Thanks for the other replies, and specially to FennelGiraffe, for the details. Funny you should mention seashore, because the sea is an imporant part of my setting. And yes, I too had my doubts about using three separate plotlines.

Uncle Jim, that was a cool analogy about the sandwich. I guess this will take much longer than making a sandwich :)
 

RJK

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Narrator's voice

Another newbie here. I've spent months reading this thread from the beginning and feel that I've gotten a well designed graduate level course in how to become a published novelist. Special thanks go to Uncle Jim and to all those who have contributed their thoughtful comments.
I started your Christmas assignment with a short story narrated in first person by a 14 year old boy. In my narration, I'm using the level of grammar I would expect to hear from a boy of that age and it looks amateurish. For example "Eddie was really smart, but kind of crazy". If written in 3rd person I would have used proper grammar. I'm not sure how an editor would see it. How do the experienced writers feel bout using poor grammar in narration to carry the voice of the young character? How would an editor of children's fiction feel about it?
 

James D. Macdonald

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How would an editor feel? Dunno.

Does it help reveal character? Does it support the theme?

Write it the way you're going. You can go back and forth in subsequent drafts. Right now, go to the end, then read it to see how it sounds.
 

RJK

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How would an editor feel? Dunno.

Does it help reveal character? Does it support the theme?

Write it the way you're going. You can go back and forth in subsequent drafts. Right now, go to the end, then read it to see how it sounds.
Thanks UJ I just finished the first draft. It turned out to be 15 pages. It does reveal character. I'm still a little hazy on theme. I like the way it sounds but I'll see after my first beta responds. Thanks again.
 

James D. Macdonald

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A book Uncle Jim threw against the wall, and why he threw it.

The book is The Northeast Kingdom by Peter Collinson. The sell-line on the front cover is: "One prison is about to experience a riot and jailbreak. One town is about to learn about fear and survival."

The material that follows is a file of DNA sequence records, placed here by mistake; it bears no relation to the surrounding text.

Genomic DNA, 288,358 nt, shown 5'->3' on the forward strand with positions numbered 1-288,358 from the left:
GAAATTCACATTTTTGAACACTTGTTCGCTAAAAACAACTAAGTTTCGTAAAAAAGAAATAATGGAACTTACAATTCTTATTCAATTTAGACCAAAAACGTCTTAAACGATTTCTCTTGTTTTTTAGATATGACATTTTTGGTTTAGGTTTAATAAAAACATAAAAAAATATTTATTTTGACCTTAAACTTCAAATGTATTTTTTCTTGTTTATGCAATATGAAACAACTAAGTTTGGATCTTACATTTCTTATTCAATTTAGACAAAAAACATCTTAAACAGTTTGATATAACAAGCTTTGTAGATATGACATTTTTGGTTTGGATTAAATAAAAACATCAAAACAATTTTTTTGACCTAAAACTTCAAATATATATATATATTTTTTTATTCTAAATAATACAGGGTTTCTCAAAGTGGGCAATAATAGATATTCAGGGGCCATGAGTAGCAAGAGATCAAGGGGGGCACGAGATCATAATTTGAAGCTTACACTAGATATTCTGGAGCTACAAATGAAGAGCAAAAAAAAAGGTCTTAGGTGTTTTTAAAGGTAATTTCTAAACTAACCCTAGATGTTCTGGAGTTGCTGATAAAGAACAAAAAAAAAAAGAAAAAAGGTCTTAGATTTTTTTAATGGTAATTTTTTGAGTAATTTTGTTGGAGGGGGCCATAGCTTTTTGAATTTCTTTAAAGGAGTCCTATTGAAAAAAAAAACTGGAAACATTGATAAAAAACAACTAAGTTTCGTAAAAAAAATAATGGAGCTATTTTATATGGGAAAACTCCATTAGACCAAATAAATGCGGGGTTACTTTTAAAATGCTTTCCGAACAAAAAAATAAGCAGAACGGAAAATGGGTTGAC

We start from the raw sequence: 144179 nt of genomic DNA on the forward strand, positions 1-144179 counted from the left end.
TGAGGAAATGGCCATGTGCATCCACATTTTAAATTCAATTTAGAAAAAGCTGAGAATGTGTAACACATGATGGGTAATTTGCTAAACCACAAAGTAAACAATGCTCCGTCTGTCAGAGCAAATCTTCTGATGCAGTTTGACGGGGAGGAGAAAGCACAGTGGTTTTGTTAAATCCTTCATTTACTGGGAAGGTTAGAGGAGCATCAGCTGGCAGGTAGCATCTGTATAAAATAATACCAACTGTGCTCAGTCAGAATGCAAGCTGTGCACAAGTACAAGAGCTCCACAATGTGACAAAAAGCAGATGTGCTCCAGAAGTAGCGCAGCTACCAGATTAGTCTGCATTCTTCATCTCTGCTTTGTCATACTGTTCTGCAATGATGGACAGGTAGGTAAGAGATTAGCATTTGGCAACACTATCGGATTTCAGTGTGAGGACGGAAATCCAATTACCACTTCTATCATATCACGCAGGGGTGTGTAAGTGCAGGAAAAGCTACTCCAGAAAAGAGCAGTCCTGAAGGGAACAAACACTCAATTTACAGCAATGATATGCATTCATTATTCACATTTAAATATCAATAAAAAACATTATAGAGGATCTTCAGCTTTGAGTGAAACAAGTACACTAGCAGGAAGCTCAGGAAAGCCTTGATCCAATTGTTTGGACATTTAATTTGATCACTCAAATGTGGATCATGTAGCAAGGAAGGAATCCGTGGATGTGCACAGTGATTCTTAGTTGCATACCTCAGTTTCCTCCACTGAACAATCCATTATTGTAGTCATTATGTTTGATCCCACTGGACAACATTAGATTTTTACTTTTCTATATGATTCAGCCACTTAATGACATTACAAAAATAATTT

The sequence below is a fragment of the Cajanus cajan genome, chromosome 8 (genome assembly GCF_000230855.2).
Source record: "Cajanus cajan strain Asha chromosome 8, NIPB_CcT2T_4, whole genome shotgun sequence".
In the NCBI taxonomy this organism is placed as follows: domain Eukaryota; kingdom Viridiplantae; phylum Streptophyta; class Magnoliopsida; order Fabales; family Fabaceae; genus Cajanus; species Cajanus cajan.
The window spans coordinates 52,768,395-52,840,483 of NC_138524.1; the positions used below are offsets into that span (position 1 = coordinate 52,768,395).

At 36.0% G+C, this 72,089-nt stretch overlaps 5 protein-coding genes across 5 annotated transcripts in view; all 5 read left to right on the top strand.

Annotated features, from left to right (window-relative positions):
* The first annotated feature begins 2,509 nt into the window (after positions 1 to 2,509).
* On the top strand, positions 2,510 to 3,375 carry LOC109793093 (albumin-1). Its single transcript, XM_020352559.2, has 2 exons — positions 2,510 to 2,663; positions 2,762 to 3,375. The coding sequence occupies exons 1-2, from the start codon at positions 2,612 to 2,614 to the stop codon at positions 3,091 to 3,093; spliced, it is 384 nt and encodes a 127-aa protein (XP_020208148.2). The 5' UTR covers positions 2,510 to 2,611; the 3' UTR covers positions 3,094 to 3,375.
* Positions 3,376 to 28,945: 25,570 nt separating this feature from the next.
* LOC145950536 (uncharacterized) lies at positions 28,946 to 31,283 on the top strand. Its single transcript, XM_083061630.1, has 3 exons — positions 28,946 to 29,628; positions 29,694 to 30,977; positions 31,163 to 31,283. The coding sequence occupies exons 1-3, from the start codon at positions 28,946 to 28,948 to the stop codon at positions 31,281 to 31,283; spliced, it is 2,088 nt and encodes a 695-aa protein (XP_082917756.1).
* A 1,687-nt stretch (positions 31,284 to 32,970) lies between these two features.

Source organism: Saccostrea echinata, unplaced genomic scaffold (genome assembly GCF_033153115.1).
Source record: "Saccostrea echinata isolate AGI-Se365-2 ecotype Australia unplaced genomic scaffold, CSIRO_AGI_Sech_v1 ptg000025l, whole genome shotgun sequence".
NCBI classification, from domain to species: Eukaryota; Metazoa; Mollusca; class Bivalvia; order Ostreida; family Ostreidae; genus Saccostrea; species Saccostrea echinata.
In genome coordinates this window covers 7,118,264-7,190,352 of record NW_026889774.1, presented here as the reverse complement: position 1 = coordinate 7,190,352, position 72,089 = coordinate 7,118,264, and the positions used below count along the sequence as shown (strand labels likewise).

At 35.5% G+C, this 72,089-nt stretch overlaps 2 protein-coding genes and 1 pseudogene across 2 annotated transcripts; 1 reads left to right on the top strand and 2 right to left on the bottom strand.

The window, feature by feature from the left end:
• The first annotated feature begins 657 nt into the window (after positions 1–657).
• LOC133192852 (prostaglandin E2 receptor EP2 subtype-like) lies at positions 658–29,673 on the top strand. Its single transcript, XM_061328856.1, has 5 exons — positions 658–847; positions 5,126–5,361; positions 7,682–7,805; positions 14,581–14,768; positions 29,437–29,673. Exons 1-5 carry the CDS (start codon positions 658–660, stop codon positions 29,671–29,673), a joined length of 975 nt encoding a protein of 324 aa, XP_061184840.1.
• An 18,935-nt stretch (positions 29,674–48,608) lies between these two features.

Near as I can tell it's first (and so-far only) novel. I picked it up off the shelf in a bookstore, because I do that sometimes if a book appeals in some way. I like mystery/thrillers, this one is set near where I live, and the cover is a grabber. So I bought one.

And I started to read it. It started well.

The story is set in "Gilchrist, Vermont," a fictional town. Based on internal evidence it would be somewhere around where Island Pond, VT, is really located.

I was perfectly willing to believe that there was such a town (although I'd be familiar with it if it were real, I'm willing to suspend my disbelief that far).

I'm willing to believe that there was a SuperMax penitentiary in that town -- prisons are getting built in all sorts of rural areas. Heck, there's talk of building another one over in Berlin, NH. I was willing to suspend my disbelief.

This breakout is set in the midst of a howling blizzard, so the town is cut off. To aid to the being-cut-off, the villains have hijacked the town snowplows, so no one can get in or get out.

Even though, through local knowledge, I know that just about every 4x4 pickup truck in town would have a plow blade attached, I was willing to give 'em that one. I was willing to suspend my disbelief.

So, why did I throw this book across the room?

SPOILER WARNING

SPOILER WARNING

SPOILER WARNING

Quite early on in the narrative, the Head Bad Guy decides to tell one of the townspeople how he managed to escape (and get his band of equally evil and depraved criminal followers out too): His henchmen on the outside had drugged the guards by introducing drugs into their groceries over the preceding weeks. The guards had all gone unconscious at the same time, and our villains escaped!

And this brought me to the question of how in the heck did they know which guard had Wheaties for breakfast, and which one had nothing but coffee, and which one had a fried egg, toast, and orange juice; and how did they drug the right package with exactly the right amount; and how did they arrange it that the guard, and only the guard, ate from that package, and ate from that package for the first time ever on that day; and how did he arrange it that no one would be running late and decide to skip breakfast; and how did he know far enough in advance that a blizzard was going to hit on that day, so he could have his outside henchmen get to the various folks' shopping trips a week, two weeks, or even a month in advance?